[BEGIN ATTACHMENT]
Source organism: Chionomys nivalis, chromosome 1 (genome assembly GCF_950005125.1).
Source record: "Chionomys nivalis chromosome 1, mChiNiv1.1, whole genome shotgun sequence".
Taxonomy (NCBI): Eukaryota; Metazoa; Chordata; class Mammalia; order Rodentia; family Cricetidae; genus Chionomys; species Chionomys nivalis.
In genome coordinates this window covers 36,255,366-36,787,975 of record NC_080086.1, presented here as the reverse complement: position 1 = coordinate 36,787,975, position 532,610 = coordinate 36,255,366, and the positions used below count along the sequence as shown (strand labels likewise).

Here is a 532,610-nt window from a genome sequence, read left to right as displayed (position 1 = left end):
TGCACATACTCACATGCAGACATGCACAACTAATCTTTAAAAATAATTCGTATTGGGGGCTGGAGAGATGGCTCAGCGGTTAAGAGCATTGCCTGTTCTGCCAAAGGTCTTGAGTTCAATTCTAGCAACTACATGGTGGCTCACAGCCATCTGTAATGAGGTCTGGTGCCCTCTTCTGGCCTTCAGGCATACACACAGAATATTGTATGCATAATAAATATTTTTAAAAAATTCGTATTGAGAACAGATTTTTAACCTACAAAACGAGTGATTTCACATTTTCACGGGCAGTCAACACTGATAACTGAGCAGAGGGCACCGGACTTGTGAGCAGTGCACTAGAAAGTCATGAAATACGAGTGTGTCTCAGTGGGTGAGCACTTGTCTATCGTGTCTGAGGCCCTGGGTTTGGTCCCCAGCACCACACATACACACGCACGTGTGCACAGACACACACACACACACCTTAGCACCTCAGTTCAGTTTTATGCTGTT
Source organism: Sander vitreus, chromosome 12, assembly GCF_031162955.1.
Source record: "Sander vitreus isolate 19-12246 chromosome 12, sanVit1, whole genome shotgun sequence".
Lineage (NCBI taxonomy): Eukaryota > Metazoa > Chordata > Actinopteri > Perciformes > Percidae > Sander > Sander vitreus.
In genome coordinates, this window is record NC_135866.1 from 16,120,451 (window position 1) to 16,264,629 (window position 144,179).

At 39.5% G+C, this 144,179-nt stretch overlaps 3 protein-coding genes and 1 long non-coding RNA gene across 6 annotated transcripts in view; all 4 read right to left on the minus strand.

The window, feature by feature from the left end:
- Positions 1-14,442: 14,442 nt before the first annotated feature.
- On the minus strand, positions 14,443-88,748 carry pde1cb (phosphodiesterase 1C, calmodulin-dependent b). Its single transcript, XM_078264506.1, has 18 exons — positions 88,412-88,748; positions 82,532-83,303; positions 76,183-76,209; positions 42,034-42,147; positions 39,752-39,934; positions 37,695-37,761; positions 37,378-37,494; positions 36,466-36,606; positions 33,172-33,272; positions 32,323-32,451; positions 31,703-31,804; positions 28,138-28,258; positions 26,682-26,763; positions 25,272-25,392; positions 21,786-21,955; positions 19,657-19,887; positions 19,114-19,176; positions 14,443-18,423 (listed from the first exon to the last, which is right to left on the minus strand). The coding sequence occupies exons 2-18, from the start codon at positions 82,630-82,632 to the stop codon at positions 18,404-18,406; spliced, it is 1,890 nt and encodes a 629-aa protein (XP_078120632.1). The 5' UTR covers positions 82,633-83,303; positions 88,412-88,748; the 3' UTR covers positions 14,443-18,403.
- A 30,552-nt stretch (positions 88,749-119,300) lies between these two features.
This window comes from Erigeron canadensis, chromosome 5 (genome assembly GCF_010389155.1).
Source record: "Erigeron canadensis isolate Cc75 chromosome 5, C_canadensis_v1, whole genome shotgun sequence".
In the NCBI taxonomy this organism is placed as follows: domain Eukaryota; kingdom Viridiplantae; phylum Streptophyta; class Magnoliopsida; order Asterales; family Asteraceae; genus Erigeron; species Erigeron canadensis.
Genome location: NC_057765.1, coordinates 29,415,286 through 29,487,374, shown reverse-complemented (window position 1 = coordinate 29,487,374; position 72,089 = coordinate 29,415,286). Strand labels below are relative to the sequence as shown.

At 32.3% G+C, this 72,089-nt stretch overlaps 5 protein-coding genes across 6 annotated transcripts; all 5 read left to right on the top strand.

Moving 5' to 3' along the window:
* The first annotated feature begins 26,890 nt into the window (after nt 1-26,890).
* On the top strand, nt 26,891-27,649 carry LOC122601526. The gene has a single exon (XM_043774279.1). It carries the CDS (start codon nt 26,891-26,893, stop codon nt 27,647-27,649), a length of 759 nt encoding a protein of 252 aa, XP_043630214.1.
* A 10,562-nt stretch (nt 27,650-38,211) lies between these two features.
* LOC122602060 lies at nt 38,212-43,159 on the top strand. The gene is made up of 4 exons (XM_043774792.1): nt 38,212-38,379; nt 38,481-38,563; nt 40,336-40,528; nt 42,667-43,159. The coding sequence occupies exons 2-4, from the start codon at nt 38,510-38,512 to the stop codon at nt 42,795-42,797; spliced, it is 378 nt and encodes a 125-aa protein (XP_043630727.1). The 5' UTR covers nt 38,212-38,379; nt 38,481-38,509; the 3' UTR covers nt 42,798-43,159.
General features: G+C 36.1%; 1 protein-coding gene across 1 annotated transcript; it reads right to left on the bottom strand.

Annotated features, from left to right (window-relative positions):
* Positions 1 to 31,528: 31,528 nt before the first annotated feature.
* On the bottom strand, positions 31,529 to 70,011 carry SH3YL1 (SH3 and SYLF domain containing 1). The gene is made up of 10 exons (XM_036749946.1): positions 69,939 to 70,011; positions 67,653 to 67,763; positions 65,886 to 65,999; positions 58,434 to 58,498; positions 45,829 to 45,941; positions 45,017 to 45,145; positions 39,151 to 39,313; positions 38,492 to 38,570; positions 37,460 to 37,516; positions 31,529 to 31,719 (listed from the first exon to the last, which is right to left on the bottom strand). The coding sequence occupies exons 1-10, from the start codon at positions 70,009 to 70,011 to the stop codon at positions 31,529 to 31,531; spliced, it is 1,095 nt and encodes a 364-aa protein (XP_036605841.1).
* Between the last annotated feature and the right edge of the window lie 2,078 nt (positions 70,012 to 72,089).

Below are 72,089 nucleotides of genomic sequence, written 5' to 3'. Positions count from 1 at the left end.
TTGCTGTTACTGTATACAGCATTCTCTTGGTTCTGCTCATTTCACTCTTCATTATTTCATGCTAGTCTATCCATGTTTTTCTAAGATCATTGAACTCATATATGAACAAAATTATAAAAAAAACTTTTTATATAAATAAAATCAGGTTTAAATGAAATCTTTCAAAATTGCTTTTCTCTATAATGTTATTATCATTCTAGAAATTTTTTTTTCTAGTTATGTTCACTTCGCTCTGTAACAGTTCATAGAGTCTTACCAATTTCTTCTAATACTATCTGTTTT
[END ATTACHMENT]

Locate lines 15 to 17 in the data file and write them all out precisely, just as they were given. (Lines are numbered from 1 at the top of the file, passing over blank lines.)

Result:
- A 30,552-nt stretch (positions 88,749-119,300) lies between these two features.
This window comes from Erigeron canadensis, chromosome 5 (genome assembly GCF_010389155.1).
Source record: "Erigeron canadensis isolate Cc75 chromosome 5, C_canadensis_v1, whole genome shotgun sequence".